Laughter and Forgetting

The Challenge of Alzheimer’s

By Lorie Palmer Russell

Photos courtesy of Lorie Palmer Russell.

“I don’t know how I got these bruises.”

My eighty-one-year-old mother, Estella Arlene Faurot Palmer, showed me her tiny arm.

“Do you remember you were in the hospital with pneumonia?” I said. “Those are from the IVs.”

A few moments went by.

“For the life of me I cannot figure out these bruises.”

She looked quizzically at me.

“Do you remember the hospital?” I repeated. “They’re from IVs.”

About three minutes passed.

“I cannot figure out why I have these bruises.”

She looked worried, so I said gently, “Mom. The hospital?”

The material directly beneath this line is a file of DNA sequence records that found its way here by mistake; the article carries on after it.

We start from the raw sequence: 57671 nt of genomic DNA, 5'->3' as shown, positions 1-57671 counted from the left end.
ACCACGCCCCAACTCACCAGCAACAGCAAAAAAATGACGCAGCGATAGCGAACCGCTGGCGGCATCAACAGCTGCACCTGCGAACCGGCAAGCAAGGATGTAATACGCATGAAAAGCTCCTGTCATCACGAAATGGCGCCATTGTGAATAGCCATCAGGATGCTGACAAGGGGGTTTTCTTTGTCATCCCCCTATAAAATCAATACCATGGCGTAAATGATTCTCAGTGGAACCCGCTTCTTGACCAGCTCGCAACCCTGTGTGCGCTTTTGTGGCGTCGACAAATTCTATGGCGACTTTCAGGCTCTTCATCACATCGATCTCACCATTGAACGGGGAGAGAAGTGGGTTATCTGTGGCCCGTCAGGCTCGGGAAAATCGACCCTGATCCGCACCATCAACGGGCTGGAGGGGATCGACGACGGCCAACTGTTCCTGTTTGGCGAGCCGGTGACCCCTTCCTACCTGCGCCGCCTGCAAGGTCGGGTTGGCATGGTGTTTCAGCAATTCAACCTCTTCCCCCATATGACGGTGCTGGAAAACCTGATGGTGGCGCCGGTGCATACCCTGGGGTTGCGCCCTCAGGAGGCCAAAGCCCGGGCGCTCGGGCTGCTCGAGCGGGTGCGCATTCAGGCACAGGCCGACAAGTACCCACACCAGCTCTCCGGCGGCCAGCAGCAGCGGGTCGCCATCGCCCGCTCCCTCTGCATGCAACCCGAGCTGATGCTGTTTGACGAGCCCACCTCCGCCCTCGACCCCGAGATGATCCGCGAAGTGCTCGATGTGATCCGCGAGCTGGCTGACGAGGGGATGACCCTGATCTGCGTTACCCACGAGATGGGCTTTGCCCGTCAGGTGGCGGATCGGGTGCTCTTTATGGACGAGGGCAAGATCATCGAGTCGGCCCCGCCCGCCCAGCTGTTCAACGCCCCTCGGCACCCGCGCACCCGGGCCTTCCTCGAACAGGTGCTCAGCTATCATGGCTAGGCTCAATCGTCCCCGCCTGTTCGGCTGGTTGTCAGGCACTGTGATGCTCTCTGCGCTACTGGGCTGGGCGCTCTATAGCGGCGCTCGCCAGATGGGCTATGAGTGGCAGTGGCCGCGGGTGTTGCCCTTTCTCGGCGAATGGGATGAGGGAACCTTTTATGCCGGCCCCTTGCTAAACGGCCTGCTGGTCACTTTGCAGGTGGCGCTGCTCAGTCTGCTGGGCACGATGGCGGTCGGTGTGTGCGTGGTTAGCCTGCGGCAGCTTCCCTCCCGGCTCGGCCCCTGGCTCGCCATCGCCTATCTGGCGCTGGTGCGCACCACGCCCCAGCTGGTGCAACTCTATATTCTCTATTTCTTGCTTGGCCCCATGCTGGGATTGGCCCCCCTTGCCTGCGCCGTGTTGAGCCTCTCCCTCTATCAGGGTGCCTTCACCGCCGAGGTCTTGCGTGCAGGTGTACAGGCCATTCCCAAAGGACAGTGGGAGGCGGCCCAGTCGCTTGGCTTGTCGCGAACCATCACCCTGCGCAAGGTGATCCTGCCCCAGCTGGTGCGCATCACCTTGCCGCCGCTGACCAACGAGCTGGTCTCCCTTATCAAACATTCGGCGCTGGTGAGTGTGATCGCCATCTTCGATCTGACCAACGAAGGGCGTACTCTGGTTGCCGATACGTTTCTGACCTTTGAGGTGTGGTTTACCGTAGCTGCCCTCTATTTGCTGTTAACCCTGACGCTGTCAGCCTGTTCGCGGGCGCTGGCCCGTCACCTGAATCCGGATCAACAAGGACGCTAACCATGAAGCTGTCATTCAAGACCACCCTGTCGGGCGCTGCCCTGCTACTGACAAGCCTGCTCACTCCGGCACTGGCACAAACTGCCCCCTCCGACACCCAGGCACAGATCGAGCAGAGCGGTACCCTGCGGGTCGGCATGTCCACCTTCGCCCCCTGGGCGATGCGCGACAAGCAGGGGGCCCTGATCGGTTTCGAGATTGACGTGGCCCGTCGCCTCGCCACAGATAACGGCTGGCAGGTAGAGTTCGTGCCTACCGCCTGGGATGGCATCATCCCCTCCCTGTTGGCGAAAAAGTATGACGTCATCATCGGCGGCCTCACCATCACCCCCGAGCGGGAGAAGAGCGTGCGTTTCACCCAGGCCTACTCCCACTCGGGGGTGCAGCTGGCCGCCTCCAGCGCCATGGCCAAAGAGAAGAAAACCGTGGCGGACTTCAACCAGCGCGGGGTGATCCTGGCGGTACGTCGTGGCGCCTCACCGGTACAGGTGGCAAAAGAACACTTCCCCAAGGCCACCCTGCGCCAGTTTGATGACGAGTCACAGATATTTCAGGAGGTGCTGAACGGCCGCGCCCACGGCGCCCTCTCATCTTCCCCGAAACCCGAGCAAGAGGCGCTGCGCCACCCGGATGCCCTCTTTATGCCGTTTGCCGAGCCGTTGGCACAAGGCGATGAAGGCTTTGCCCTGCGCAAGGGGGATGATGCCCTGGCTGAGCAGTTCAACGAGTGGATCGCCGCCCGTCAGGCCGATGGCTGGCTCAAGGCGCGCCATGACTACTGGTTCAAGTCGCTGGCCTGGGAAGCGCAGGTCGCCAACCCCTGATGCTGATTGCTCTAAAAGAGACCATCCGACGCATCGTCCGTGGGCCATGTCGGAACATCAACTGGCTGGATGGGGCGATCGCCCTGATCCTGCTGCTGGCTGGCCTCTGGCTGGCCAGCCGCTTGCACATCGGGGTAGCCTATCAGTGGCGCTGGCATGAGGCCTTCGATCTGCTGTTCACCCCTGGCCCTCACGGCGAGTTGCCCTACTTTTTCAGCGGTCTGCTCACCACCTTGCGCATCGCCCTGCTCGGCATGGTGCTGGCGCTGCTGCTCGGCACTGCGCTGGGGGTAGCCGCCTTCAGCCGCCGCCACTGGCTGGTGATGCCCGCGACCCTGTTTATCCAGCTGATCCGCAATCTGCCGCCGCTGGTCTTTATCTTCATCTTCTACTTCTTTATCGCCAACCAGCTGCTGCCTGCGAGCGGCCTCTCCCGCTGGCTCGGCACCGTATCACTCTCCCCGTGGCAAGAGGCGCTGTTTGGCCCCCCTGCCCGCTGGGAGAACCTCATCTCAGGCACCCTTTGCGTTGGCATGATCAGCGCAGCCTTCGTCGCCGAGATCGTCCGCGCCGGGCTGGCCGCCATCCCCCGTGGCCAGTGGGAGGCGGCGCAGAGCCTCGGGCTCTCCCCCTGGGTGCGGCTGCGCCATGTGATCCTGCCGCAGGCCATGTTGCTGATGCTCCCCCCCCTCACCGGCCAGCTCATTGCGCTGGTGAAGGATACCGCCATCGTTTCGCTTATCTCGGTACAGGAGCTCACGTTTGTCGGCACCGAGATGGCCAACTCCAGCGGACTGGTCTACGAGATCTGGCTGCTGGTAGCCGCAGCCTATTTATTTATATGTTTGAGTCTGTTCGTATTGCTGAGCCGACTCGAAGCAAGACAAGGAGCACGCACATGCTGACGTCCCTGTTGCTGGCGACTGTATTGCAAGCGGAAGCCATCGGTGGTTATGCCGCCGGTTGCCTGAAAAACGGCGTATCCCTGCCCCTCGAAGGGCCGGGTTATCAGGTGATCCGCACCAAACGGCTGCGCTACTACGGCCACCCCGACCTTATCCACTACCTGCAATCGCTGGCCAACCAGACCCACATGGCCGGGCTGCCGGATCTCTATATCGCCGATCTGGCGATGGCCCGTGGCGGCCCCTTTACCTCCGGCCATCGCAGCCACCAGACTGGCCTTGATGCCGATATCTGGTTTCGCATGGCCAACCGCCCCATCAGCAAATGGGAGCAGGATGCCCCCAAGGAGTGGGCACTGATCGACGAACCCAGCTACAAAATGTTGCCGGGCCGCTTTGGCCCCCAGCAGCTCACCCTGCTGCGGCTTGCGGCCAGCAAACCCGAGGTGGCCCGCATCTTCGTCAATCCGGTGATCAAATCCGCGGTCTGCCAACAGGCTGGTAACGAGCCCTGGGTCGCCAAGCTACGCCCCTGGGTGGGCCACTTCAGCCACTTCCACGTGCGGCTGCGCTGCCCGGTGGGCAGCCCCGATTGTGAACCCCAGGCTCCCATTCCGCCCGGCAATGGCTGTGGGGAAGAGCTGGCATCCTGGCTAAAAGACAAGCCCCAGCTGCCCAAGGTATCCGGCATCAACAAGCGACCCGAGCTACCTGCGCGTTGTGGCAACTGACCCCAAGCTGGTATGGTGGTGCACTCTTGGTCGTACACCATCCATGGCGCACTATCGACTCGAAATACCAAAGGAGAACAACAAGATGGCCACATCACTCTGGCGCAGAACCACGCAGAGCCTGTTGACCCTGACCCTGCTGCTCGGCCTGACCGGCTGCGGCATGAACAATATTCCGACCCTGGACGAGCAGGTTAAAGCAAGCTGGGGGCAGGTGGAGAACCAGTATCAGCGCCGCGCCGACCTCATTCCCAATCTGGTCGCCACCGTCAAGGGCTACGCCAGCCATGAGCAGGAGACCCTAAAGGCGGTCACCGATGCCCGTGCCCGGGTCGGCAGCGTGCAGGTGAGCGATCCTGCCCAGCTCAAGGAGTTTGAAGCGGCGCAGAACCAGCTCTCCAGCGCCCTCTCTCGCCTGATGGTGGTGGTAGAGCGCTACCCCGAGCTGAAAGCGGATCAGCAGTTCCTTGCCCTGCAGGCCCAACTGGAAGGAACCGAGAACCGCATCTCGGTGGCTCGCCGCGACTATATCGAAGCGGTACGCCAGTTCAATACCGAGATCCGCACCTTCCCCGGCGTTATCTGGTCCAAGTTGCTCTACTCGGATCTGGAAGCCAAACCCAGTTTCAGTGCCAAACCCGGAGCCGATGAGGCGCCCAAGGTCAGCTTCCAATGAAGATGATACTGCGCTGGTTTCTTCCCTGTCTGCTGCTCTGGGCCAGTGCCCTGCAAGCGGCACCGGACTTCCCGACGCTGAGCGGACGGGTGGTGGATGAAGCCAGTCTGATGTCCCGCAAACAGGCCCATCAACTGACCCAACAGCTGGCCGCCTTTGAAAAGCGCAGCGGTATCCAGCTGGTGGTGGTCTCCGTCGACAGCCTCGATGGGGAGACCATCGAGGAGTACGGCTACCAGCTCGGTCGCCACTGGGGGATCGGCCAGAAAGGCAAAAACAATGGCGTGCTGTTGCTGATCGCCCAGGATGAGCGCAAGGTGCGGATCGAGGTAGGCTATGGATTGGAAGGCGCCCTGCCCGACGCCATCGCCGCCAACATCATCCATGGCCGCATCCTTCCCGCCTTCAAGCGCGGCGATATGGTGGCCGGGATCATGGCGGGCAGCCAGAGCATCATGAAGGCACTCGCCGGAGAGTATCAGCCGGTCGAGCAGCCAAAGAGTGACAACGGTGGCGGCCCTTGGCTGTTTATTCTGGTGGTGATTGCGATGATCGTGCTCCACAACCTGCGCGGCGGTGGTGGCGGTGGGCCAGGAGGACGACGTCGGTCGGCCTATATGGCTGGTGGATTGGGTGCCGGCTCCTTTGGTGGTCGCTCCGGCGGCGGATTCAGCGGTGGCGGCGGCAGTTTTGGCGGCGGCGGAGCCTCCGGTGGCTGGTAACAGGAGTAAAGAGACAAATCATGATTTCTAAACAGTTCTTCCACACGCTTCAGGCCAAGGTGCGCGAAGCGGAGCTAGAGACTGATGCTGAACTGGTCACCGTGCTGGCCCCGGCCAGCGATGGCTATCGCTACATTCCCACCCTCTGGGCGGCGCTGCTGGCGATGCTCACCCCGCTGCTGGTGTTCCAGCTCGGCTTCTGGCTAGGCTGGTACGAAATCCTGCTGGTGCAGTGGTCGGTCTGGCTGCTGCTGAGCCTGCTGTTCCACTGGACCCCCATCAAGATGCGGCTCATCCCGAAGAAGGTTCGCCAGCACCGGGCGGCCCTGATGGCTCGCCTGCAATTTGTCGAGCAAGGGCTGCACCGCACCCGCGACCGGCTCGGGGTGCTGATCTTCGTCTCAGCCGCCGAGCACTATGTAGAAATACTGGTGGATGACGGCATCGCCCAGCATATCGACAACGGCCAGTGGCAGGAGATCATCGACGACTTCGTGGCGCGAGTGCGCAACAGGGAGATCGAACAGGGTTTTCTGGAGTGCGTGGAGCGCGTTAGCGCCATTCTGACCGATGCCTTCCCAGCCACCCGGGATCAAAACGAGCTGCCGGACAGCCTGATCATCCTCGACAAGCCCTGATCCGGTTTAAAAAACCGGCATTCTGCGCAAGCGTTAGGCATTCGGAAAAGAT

“Oh, you told me that. They poked me.” She sighed.

My dad died in 2006 and, looking back, it wasn’t too many years afterward that Mom’s memory began to slip. It was little things at first, such as overfeeding the cats or not paying the phone bill. When things became a little more serious, I found she had not paid her property taxes for three years (although the bills were paper-clipped together and nicely stored away) and she began to obsess about people taking her things: her curlers, her purse, the toilet paper.

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